Delivering a full-term baby of small birth weight has been shown to be an independent indicator of later heart disease for the mother, and as equivalent in risk as high blood pressure and diabetes. Researchers at the University of Texas Medical Branch at Galveston further report that the odds of ischemic heart disease (IHD) among women whose full-term babies are small for their gestational age (SGA) are twice that of other women.
This discovery, published in the March 14 issue of PLoS One, confirms and sheds light on the suspected association between SGA infants, who account for approximately 10 percent of births, and increased maternal risk for IHD. Until now, researchers believed any link was due to common genetic or environmental factors or to overall poor health.
"What we found instead is that pregnancies that produce SGA infants may trigger long-term cardiovascular changes that increase the mothers' risks for heart disease," said Dr. Radek Bukowski, professor of obstetrics and gynecology in the Division of Maternal-Fetal Medicine at UTMB. "If future research confirms birth weight as a solid predictor, we will have a low-cost, effective method to improve identification of women at risk and potentially help prevent heart disease decades before women experience trouble."
Heart disease is the leading cause of death among American women, killing one in three each year; more than 42 million U.S. women are living with cardiovascular disease. Even though almost half of all women will develop IHD in their lifetime, current risk-estimation models classify 95 percent of women under age 70 as low-risk.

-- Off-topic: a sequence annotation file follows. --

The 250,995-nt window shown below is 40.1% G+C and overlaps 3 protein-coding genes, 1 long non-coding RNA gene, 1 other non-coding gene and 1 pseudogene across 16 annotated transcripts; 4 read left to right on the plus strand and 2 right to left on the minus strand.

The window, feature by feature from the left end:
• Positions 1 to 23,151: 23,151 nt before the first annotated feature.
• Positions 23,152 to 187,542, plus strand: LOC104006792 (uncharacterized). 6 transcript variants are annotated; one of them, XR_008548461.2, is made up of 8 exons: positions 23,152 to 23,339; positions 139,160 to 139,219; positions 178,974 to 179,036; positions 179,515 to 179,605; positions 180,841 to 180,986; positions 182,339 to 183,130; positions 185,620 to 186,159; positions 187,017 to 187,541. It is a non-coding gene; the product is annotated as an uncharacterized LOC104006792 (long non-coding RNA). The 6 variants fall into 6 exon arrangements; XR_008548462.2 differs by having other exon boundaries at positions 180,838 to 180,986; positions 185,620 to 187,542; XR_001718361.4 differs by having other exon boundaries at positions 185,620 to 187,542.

The researchers analyzed a nationally representative sample of more than 6,600 women who participated in The National Health and Nutrition Examination Survey between 1999 and 2006. SGA was self-reported and defined as giving birth at or after 37 weeks of gestation to an infant weighing less than five pounds, eight ounces (2,500 grams).
The survey collected information about the women's own history of IHD, stroke, hypertension, diabetes and cancer; family histories of the same disorders; IHD risk factors, including: race and ethnicity, education, marital status, income, smoking status, alcohol use, dietary fiber intake, body mass index, activity levels and triglyceride and cholesterol levels; and age at time of last birth and at IHD diagnosis.
The relative odds for IHD were almost two-fold higher (9.6 percent versus 5.7 percent) in women who delivered a SGA infant. Further, having a SGA baby was as strong a risk factor as having hypertension or diabetes.
"We were especially surprised that when we adjusted for family medical history and known risk factors, such as smoking -- which significantly increases the risk of heart disease and low birth weight infants -- SGA remained a powerful independent risk factor for heart disease in the mothers," said Bukowski.
While cautioning that any explanation for this effect is speculative at this point, Bukowski suggested it could be due to low concentrations of angiogenic factors (which stimulate blood vessel growth and repair), such as placental growth factor in maternal circulation. Placental growth factor has been shown to stimulate blood-vessel development and repair in the heart; a deficiency could decrease this process and permanently affect coronary circulation, resulting in IHD later in life.
This possibility is supported by studies that have shown that preeclampsia, a placental disorder during pregnancy that is also associated with SGA, results in impaired vascular function and increases the risk of future hypertension and heart disease.
"SGA deliveries could allow for early intervention and prevention for heart disease. If this link is proven, doctors could look out for women who deliver smaller than average babies and provide education and preventative care, which would be especially important in resource-poor countries," said Bukowski. "It could also be used years after childbirth, as most women remember their babies' birth weight quite accurately."
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